A Q&A with Estefania Quesada-Masachs, M.D., Ph.D.
The immune system wants to attack pathogens and cancers—not a person’s own tissues. To do this, the immune system needs to communicate with all the other cells in the body.
Healthy beta cells in the pancreas can talk to the immune system by displaying special markers—little molecular flags—to tell other cells “I’m supposed to be here!” Some of these markers are HLA molecules. Along with other proteins, HLA molecules can influence the immune response, for instance, by stopping immune cells from attacking the body’s own tissues.
La Jolla Institute for Immunology (LJI) Postdoctoral Fellow Estefania Quesada-Masachs, M.D., Ph.D., a member of the von Herrath Lab, is investigating cellular communication in the pancreas. She wants to know whether insulin-producing beta cells in the pancreas express markers that trigger T cells to mistakenly kill them. Her work brings us closer to understanding the roots of type 1 diabetes.
In this Q&A, Quesada-Masachs shares her most recent findings, which were published in the February issue of Diabetologia.
Q: What big question were you trying to answer with this study?
A: I wanted to figure out whether beta cells in the pancreas are expressing HLA class II in patients with type 1 diabetes. These beta cells are the ones that die in type 1 diabetes. Figuring out whether these cells express these proteins, is important to understand how they communicate with CD4+ T cells.
We looked at pancreatic tissue section slides from the Network for Pancreatic Organ donors with Diabetes (nPOD), and we analyzed samples from healthy controls and from patients with type 1 diabetes. We found that approximately 28 percent of beta cells in patients with type 1 diabetes have upregulated HLA class II in the pancreas.
Q: So are these HLA class II molecules signaling that a beta cell is in danger?
A: We don’t know whether expressing HLA class II is detrimental to beta cells or a last cry for help. It could be both. These could just be dysfunctional cells, or they could have a lot of stress around them. They might be trying to regulate the cells around them to say “don’t attack me.”
We don’t really know why the beta cells do it. We know it’s probably not favorable for them in the end because they are still attacked in type 1 diabetes.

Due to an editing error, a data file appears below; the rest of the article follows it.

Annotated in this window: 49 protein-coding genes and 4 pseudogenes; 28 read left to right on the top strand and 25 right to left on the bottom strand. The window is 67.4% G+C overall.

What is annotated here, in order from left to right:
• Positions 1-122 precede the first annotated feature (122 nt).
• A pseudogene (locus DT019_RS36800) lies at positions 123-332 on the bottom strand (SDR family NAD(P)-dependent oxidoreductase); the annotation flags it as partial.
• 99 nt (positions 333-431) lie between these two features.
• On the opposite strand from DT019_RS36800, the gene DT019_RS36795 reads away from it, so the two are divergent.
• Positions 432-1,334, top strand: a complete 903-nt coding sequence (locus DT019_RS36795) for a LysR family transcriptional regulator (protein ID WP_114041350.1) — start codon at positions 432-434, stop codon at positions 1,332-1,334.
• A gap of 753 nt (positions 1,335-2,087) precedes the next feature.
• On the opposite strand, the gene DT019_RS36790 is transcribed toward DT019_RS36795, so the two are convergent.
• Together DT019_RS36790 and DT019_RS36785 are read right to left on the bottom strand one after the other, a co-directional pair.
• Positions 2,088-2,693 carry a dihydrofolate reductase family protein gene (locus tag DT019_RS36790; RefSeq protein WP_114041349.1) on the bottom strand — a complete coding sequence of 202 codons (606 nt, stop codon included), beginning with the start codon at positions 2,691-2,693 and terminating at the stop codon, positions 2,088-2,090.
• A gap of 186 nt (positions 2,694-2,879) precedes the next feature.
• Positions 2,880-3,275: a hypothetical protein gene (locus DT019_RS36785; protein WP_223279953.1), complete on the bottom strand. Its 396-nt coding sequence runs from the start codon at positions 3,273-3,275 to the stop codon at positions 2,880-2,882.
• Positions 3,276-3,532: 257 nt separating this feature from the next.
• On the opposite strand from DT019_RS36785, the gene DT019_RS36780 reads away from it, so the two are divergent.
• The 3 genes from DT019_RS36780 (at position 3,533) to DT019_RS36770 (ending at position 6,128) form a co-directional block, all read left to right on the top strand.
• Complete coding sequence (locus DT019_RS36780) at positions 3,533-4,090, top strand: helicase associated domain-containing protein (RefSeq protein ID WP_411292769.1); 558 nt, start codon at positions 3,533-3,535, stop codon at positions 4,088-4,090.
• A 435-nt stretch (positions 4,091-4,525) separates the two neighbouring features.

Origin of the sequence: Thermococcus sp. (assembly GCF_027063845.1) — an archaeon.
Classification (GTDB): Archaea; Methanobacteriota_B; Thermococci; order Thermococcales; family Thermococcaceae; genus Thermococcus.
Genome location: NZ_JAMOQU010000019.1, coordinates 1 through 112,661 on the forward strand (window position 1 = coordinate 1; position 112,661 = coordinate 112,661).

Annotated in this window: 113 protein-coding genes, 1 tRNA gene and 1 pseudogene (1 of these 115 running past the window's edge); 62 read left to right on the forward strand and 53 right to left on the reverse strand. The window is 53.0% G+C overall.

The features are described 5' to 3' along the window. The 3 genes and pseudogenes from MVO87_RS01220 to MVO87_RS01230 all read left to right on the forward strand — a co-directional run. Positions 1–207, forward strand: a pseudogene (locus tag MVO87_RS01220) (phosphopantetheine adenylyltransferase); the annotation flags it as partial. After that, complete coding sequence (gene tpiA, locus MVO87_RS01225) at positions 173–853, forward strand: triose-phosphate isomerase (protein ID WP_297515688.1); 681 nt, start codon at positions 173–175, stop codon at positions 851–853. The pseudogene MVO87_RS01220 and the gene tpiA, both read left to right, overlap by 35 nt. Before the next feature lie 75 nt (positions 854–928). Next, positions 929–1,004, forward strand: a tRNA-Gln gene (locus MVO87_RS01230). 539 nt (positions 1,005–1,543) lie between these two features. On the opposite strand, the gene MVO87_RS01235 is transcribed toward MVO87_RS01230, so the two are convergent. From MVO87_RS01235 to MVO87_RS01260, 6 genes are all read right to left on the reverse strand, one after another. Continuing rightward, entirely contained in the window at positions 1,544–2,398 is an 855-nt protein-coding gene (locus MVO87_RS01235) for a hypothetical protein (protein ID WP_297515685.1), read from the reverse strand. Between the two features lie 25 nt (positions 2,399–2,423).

Q: Your paper calls this area of diabetes research a “controversy.” Why is that?
A: HLA class II expression in beta cells was first described in the 1980s. But then in the late 80s and 90s, several groups tried to replicate these findings and were unsuccessful.
So part of the scientific community thought that beta cells were not able to express HLA class II and part of the community thought they were able to express HLA class II in certain conditions. For that reason it was controversial.
It was hard to replicate this research because it is difficult to process pancreas and obtain high-quality tissues. We can do this well nowadays thanks to nPOD. Also, the expression of HLA class II by the beta cells is very heterogeneous even within the pancreas of the same individual. Additionally, the antibodies we could use as tools, our microscopy technology, and image analysis software were not as good in the 90s. So much of the work was manual. We have semi-automated software and much better tools now.
In 2019, when my study was already underway, another research group from University of Massachusetts did transcriptomic analysis to uncover an upregulation of HLA class II molecules and class II antigen presentation pathway components in pancreatic beta cells. This was the only study on the topic after 20 years of silence. Our study here at LJI was ongoing, and we decided to keep working since we were using a very different approach than them.
Having two papers arriving at the same conclusion, in our opinion, closes the debate.
Q: What was different about your study?
A: For this study I did immunofluorescence and two kinds of analyses with the nPOD samples. I did whole tissue analysis using a machine learning approach, and this was the part where my colleagues in the LJI Microscopy Core, Sara McArdle and Zbigniew Mikulski, helped me. And then I worked with Bill Kiosses in the Microscopy Core, who randomly selected thirty islets for us to look at using confocal imaging.
Islets are the areas of the pancreas where insulin-producing beta cells live. I had thousands of islets in the whole tissue samples, and these are precious samples, so I wasn’t satisfied looking at just 30 islets. So Zbigniew and Sara helped me apply innovations to the project so I could finally analyze more than 7,000 islets.
We also used 3D human cultures with human islets—not animal cells or tissue lines—but actual human islets and human islet microtissues. I demonstrated that stimulating even healthy islets with different concentrations of cytokines can lead beta cells to express HLA class II. That’s when these cells receive inflammatory stimuli, because cytokines are inflammatory molecules. We also did RNA studies and found there was an upregulation in the expression of HLA class II RNA-wise in those “inflamed” islets.
So we settled that controversy, and I’m happy the field can move forward.
Q: What are the next steps for you?
A: The next question is whether the beta cells are using this HLA class II expression to communicate with CD4+ T cells? Are they inducing any sort of change in the T cells?
This is what I’m trying to answer with my recent Tullie and Rickey Families SPARK Award project. I want to give a yes or no answer to whether this communication is happening.
Learn more about the study in Diabetologia.